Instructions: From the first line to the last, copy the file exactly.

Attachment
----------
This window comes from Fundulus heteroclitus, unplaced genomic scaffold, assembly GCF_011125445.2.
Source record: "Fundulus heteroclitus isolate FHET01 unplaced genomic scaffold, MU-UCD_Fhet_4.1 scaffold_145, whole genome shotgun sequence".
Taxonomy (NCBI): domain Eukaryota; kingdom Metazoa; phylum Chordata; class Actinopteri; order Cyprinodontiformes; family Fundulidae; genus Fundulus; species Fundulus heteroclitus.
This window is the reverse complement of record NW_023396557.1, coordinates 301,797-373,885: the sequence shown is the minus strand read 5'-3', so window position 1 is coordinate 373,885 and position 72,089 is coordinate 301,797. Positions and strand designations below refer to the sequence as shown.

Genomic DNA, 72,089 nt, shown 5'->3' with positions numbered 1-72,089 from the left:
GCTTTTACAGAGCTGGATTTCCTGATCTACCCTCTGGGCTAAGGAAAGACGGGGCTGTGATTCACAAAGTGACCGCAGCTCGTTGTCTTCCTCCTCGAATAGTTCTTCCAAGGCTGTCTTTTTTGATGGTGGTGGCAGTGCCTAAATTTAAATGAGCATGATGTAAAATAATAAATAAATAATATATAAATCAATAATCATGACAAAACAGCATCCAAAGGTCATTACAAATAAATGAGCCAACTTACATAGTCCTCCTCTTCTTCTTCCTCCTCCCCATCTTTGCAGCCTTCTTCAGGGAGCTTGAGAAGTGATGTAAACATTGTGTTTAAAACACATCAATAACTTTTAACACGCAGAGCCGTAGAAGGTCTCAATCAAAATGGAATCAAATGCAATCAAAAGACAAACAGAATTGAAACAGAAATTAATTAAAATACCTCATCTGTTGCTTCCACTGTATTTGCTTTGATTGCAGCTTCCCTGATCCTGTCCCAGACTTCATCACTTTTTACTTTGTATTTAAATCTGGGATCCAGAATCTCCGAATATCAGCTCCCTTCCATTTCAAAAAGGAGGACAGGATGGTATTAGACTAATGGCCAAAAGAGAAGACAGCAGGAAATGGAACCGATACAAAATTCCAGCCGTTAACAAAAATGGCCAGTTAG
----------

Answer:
This window comes from Fundulus heteroclitus, unplaced genomic scaffold, assembly GCF_011125445.2.
Source record: "Fundulus heteroclitus isolate FHET01 unplaced genomic scaffold, MU-UCD_Fhet_4.1 scaffold_145, whole genome shotgun sequence".
Taxonomy (NCBI): domain Eukaryota; kingdom Metazoa; phylum Chordata; class Actinopteri; order Cyprinodontiformes; family Fundulidae; genus Fundulus; species Fundulus heteroclitus.
This window is the reverse complement of record NW_023396557.1, coordinates 301,797-373,885: the sequence shown is the minus strand read 5'-3', so window position 1 is coordinate 373,885 and position 72,089 is coordinate 301,797. Positions and strand designations below refer to the sequence as shown.

Genomic DNA, 72,089 nt, shown 5'->3' with positions numbered 1-72,089 from the left:
GCTTTTACAGAGCTGGATTTCCTGATCTACCCTCTGGGCTAAGGAAAGACGGGGCTGTGATTCACAAAGTGACCGCAGCTCGTTGTCTTCCTCCTCGAATAGTTCTTCCAAGGCTGTCTTTTTTGATGGTGGTGGCAGTGCCTAAATTTAAATGAGCATGATGTAAAATAATAAATAAATAATATATAAATCAATAATCATGACAAAACAGCATCCAAAGGTCATTACAAATAAATGAGCCAACTTACATAGTCCTCCTCTTCTTCTTCCTCCTCCCCATCTTTGCAGCCTTCTTCAGGGAGCTTGAGAAGTGATGTAAACATTGTGTTTAAAACACATCAATAACTTTTAACACGCAGAGCCGTAGAAGGTCTCAATCAAAATGGAATCAAATGCAATCAAAAGACAAACAGAATTGAAACAGAAATTAATTAAAATACCTCATCTGTTGCTTCCACTGTATTTGCTTTGATTGCAGCTTCCCTGATCCTGTCCCAGACTTCATCACTTTTTACTTTGTATTTAAATCTGGGATCCAGAATCTCCGAATATCAGCTCCCTTCCATTTCAAAAAGGAGGACAGGATGGTATTAGACTAATGGCCAAAAGAGAAGACAGCAGGAAATGGAACCGATACAAAATTCCAGCCGTTAACAAAAATGGCCAGTTAG